September 26, 2016 | 2 minute read
Published in Active Meaningful Years
Patellofemoral Pain Syndrome – or runner’s knee – is the most common running injury and accounts for nearly 20% of all running injuries. This condition can be characterized by pain beneath the kneecap. If left untreated, the pain will become more intense – making running, jumping, and stairs more difficult.
It’s hard to pinpoint a single cause of runner’s knee. Most often it can be attributed to misalignment of the patella, causing it to track in the wrong place over the cartilage in the knee. Characteristics of the runner's anatomy can also contribute to the problem, particularly in women who have a higher than usual Q angle. Other anatomical contributing factors could be high arches; providing less cushioning than you need, or flat feet could be causing the knee to turn in our out excessively, pulling the patella sideways. Research has shown that people with poor/weak quadriceps and calf flexibility, poor vertical jumping ability (which is highly dependent on your quads) are all risk factors for runner's knee.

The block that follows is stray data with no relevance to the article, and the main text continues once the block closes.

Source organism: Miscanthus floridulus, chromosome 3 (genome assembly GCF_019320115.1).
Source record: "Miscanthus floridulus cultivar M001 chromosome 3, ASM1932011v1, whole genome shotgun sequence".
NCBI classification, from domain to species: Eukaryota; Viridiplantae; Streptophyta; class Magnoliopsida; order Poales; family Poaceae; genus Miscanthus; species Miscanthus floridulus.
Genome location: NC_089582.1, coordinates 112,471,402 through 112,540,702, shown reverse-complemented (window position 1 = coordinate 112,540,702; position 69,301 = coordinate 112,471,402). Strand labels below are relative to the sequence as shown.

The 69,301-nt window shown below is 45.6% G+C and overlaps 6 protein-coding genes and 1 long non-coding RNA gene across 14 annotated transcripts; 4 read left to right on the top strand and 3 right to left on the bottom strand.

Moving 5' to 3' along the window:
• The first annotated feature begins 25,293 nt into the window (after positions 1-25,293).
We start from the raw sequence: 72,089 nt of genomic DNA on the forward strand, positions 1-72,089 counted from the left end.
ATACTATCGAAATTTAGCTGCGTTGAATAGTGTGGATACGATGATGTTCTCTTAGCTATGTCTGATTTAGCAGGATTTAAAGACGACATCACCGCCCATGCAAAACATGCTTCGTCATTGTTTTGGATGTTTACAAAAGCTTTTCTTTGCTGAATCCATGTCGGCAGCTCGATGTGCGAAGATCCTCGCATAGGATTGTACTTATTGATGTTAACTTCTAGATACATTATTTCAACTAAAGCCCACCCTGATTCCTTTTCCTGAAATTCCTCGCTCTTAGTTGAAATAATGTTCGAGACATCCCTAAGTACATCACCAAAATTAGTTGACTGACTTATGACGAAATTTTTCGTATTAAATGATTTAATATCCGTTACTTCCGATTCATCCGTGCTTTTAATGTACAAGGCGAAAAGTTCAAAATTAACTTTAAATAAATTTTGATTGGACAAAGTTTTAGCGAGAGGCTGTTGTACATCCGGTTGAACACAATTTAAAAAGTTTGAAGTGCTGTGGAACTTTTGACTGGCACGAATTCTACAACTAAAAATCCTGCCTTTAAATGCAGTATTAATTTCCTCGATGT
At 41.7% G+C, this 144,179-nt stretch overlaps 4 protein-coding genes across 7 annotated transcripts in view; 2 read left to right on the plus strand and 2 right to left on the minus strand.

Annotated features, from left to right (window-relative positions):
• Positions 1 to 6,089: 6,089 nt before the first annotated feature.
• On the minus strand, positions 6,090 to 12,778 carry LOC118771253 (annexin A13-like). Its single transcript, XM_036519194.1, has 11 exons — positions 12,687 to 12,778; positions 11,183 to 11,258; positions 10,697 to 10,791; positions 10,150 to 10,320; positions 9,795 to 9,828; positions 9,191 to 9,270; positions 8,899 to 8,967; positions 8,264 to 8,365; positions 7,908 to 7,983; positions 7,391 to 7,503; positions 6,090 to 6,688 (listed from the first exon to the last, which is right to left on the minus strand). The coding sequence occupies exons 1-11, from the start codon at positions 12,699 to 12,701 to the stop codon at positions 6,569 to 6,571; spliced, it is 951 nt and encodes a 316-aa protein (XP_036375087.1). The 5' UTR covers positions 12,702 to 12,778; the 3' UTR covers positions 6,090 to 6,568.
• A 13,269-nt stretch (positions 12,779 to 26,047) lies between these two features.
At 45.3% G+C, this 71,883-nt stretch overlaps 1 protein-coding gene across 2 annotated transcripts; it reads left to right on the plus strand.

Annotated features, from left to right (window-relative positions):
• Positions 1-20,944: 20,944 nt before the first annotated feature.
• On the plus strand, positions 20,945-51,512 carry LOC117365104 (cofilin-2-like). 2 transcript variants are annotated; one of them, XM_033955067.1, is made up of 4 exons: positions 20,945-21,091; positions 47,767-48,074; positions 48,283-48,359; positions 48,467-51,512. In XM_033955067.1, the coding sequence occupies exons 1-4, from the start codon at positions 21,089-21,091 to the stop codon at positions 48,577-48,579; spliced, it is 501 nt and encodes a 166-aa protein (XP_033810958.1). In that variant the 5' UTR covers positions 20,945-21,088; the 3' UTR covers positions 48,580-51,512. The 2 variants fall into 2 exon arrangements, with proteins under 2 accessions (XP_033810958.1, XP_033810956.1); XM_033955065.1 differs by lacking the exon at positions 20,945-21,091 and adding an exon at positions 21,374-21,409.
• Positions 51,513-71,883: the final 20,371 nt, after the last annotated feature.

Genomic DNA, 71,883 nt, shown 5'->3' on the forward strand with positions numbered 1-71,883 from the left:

The sooner you cut the workload, the faster healing begins. Incorporate the following into your strength training routine, and watch your recovery time speed up drastically:
Like any injury, take proper precautions to aid the healing process. We suggest that you check with your physiotherapist if symptoms don't seem to be subsiding. The last thing you want is another set-back with your training. If the injury persists for longer than two weeks, go see a doctor immediately.
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